If the aircraft manufacturer provides a specific procedure for spin recovery, that procedure must be used. Otherwise, to recover from an upright spin, the following generic procedure may be used: Power is first reduced to idle and the ailerons are neutralized. Then, full opposite rudder (that is, against the yaw) is added and held to counteract the spin rotation, and the elevator control is moved briskly forward to reduce the angle of attack below the critical angle. Depending on the airplane and the type of spin, the elevator action could be a minimal input before rotation ceases, or in other cases the elevator control may have to be moved to its full forward position to effect recovery from the upright spin. Once the rotation has stopped, the rudder must be neutralized and the airplane returned to level flight. This procedure is sometimes called PARE, for Power idle, Ailerons neutral, Rudder opposite the spin and held, and Elevator through neutral. The mnemonic "PARE" simply reinforces the tried-and-true NASA standard spin recovery actions—the very same actions first prescribed by NACA in 1936, verified by NASA during an intensive, decade-long spin test program overlapping the 1970s and '80s, and repeatedly recommended by the FAA and implemented by the majority of test pilots during certification spin-testing of light airplanes.

Inverted spinning and erect or upright spinning are dynamically very similar and require essentially the same recovery process but use opposite elevator control. In an upright spin, both roll and yaw are in the same direction but that an inverted spin is composed of opposing roll and yaw. It is crucial that the yaw be countered to effect recovery. The visual field in a typical spin (as opposed to a flat spin) is heavily dominated by the perception of roll over yaw, which can lead to an incorrect and dangerous conclusion that a given inverted spin is actually an erect spin in the reverse yaw direction (leading to a recovery attempt in which pro-spin rudder is mistakenly applied and then further exacerbated by holding the incorrect elevator input)…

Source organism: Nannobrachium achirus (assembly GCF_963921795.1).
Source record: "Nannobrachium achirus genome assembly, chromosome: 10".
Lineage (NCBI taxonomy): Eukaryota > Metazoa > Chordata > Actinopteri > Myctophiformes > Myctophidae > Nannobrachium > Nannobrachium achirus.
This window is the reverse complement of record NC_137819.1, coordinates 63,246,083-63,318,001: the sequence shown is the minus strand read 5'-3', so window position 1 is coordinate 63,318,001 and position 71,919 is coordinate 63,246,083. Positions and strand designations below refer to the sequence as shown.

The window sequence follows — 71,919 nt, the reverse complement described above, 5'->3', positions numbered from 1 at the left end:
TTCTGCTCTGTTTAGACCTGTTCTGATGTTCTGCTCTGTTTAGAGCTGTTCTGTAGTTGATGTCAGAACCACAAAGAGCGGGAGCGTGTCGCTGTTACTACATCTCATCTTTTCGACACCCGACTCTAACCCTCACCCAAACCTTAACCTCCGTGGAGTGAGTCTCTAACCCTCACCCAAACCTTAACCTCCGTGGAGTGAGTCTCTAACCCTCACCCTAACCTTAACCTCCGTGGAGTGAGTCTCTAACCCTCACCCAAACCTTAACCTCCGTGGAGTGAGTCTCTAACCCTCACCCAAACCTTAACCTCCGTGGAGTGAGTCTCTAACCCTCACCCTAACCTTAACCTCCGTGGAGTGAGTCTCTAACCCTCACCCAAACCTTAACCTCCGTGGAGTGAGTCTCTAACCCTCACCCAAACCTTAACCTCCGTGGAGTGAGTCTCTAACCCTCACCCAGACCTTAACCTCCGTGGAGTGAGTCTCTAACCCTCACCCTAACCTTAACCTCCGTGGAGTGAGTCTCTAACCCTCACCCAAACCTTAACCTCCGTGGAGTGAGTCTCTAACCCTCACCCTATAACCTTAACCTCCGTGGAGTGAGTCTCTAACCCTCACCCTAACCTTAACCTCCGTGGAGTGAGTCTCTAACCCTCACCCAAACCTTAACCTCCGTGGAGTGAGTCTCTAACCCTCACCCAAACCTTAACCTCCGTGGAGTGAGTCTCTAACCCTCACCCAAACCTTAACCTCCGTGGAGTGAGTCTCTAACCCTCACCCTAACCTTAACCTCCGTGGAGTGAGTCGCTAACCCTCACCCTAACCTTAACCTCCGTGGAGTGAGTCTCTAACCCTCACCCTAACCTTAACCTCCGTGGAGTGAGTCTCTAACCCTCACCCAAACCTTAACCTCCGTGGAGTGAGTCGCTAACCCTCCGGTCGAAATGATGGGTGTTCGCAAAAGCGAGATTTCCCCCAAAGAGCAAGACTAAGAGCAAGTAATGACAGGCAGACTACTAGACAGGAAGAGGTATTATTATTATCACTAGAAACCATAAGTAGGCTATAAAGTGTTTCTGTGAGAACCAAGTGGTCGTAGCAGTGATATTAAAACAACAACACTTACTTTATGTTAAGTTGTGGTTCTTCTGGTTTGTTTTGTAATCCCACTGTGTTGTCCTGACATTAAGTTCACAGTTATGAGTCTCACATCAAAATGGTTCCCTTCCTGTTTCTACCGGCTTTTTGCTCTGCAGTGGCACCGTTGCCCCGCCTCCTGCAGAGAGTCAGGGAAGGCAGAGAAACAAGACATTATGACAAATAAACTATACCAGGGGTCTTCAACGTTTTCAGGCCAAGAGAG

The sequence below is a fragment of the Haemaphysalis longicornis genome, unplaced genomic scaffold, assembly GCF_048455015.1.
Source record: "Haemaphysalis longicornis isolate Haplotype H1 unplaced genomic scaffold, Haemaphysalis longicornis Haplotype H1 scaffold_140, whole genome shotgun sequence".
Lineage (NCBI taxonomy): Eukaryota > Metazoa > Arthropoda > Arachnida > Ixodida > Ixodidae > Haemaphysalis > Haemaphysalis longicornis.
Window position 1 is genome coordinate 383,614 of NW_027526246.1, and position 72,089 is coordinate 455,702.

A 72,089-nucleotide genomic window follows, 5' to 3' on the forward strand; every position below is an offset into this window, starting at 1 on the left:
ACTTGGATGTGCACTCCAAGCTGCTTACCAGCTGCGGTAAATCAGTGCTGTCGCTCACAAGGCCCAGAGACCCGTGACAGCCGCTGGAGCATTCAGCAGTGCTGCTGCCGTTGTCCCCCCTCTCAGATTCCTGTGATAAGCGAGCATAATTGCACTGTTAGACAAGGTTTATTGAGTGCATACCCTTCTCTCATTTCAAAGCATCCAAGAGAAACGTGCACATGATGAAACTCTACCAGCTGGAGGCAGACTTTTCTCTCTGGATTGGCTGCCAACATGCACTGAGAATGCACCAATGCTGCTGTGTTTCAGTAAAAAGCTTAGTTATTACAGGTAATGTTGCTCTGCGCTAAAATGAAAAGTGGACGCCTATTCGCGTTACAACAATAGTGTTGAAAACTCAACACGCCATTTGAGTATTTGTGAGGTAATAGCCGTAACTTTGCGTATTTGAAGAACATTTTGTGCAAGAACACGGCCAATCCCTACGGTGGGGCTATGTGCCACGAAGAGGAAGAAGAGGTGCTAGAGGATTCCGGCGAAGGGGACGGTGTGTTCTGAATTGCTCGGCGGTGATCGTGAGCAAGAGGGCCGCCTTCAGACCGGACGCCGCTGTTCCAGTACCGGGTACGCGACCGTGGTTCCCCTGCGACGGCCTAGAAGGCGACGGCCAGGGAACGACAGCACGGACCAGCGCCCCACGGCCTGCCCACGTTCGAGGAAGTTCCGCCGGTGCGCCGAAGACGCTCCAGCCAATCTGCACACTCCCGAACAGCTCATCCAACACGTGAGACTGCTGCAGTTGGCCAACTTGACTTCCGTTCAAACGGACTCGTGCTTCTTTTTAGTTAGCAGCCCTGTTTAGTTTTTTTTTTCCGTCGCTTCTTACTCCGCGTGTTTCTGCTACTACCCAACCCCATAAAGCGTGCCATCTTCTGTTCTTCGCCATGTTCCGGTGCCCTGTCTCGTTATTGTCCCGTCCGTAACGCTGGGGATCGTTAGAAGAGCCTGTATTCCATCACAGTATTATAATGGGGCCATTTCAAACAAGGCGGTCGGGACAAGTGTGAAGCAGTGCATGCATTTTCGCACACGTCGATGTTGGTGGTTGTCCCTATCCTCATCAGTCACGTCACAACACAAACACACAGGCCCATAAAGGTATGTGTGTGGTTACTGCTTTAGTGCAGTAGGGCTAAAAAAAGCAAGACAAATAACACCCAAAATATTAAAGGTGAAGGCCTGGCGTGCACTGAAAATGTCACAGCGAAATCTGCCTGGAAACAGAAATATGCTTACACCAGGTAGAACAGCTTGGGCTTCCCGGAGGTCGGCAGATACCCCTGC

https://www.youtube.com/watch?v=jOB1Gkg2h18

Emergency Transponder Codes and Mayday – Private Pilot Lesson 2d

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Private Pilot Airplane – Communication Procedures – ASA (Aviation Supplies & Academics)

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Gain the information you need to be a safe, competent and confident pilot with this in-depth, comprehensive ground school on Communication Procedures. Brilliant animations, 3D graphics and special effects throughout along with expert instructors and terrific inflight footage make this a thoroughly entertaining and motivating learning experience.

Video program contents: Traffic Advisories; Light Gun Signals; Radio Phraseology; ATIS; Controller Communications; Flight Service Stations; ELT; DF Steer; Transponder. Features an interview with aviator and prolific writer, Bob Gardner. Total running time = 42 minutes.

Here is a 4 1/2 minute sample clip from the Communication Procedures Lesson. It includes a chapter on Light Gun Signals. To purchase the full lesson, click the link below. To purchase the full length versions of all lessons in this series, see our Virtual Test Prep for Private Pilot in either Widescreen Edition, or Blu-ray.

You can find this video download here:

Find the DVD set containing all Private Pilot lessons here:

Private Pilot Airplane – Aircraft Systems – ASA (Aviation Supplies & Academics)

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Gain the information you need to be a safe, competent and confident pilot with this in-depth, comprehensive ground school on Aircraft Systems. Brilliant animations, 3D graphics and special effects throughout along with expert instructors and terrific inflight footage make this a thoroughly entertaining and motivating learning experience.